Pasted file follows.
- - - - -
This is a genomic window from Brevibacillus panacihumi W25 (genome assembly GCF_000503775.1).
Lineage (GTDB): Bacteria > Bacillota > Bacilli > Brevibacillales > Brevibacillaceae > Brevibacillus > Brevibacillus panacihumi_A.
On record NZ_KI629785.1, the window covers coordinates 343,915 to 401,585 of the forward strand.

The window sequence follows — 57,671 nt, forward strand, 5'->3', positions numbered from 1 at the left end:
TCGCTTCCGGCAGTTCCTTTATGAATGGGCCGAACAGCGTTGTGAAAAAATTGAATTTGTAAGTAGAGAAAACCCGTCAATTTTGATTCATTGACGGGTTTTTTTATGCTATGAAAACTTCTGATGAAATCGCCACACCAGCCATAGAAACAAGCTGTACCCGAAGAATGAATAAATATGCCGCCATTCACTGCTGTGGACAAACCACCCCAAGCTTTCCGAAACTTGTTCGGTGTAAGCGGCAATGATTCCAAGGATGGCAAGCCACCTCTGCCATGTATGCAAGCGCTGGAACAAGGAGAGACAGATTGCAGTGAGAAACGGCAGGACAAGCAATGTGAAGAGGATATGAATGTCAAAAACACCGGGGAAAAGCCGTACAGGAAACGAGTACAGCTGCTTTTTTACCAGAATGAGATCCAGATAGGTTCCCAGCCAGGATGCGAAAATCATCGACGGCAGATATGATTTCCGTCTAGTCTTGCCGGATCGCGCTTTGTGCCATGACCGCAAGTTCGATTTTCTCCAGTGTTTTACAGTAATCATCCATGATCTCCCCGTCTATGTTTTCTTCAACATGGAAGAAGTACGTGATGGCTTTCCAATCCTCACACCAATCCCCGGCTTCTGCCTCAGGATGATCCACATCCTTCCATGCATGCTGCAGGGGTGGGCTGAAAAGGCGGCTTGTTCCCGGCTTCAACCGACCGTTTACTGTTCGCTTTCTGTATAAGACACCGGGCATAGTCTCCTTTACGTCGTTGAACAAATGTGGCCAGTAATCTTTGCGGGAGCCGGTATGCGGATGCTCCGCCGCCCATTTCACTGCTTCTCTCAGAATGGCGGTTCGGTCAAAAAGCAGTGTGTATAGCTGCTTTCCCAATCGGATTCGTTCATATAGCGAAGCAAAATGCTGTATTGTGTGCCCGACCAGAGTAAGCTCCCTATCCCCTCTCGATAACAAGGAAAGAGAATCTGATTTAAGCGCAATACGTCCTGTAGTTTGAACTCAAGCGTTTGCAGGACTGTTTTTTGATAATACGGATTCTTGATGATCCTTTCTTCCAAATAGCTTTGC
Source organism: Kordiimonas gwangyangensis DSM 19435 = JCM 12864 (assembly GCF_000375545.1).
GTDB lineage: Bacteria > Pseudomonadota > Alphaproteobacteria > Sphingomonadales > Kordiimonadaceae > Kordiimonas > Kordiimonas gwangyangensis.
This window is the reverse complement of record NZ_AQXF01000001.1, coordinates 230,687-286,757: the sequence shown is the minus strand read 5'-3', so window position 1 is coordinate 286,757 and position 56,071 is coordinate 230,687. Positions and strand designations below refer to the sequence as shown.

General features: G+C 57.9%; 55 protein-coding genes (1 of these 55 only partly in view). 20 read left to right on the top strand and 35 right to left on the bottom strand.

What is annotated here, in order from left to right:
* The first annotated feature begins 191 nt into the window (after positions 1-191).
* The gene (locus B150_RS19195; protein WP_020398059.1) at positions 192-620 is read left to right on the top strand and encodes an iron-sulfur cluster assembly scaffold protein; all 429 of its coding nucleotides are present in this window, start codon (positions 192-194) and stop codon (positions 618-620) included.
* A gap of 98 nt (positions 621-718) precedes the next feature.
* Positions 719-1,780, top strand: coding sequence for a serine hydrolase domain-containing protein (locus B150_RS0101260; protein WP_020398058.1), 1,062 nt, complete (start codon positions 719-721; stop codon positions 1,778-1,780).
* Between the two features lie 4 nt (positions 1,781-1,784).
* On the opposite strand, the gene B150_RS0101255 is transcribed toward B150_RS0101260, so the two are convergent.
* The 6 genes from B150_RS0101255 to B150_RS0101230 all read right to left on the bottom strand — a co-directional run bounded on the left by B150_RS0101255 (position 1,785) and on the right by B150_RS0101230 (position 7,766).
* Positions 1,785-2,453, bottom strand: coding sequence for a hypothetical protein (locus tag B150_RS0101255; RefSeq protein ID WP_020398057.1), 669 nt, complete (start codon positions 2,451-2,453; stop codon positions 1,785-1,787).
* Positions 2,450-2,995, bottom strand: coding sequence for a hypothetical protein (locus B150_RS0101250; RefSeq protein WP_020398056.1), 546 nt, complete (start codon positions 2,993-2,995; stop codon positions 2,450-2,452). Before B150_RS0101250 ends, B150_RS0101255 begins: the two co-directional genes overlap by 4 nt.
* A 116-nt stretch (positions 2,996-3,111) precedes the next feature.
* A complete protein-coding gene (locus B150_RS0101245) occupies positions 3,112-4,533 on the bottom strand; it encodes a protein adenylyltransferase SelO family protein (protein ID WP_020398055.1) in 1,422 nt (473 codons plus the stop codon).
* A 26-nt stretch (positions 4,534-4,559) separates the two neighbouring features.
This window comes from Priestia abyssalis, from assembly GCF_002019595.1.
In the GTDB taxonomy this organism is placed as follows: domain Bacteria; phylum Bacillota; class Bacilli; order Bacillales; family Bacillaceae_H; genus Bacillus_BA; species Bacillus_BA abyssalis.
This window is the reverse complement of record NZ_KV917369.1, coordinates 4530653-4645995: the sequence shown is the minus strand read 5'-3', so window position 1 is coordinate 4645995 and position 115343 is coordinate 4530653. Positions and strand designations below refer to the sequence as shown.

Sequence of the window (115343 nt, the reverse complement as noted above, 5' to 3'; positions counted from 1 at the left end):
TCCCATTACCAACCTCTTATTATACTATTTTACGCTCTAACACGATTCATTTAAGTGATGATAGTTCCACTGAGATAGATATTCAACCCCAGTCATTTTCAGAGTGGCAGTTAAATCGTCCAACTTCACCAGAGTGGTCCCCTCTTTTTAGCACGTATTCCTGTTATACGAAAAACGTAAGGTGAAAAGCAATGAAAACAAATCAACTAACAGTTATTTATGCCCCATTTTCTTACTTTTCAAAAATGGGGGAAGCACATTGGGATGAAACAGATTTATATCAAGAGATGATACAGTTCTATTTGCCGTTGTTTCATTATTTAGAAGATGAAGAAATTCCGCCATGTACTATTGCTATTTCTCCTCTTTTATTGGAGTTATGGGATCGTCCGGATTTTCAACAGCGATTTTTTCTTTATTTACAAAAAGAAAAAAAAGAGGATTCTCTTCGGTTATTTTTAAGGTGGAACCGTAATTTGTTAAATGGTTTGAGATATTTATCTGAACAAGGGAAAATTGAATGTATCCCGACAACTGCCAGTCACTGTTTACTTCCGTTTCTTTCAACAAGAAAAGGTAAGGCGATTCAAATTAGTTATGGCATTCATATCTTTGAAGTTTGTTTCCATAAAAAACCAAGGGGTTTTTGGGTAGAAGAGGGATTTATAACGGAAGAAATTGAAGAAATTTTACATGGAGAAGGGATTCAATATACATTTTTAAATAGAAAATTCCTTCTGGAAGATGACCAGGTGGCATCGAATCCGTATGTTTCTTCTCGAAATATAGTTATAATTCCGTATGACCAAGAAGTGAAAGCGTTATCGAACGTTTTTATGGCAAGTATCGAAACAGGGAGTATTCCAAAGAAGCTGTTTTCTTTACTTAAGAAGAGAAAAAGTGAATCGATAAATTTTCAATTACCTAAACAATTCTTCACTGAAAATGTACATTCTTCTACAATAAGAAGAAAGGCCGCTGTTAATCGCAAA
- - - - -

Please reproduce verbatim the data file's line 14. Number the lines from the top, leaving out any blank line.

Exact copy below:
* Positions 719-1,780, top strand: coding sequence for a serine hydrolase domain-containing protein (locus B150_RS0101260; protein WP_020398058.1), 1,062 nt, complete (start codon positions 719-721; stop codon positions 1,778-1,780).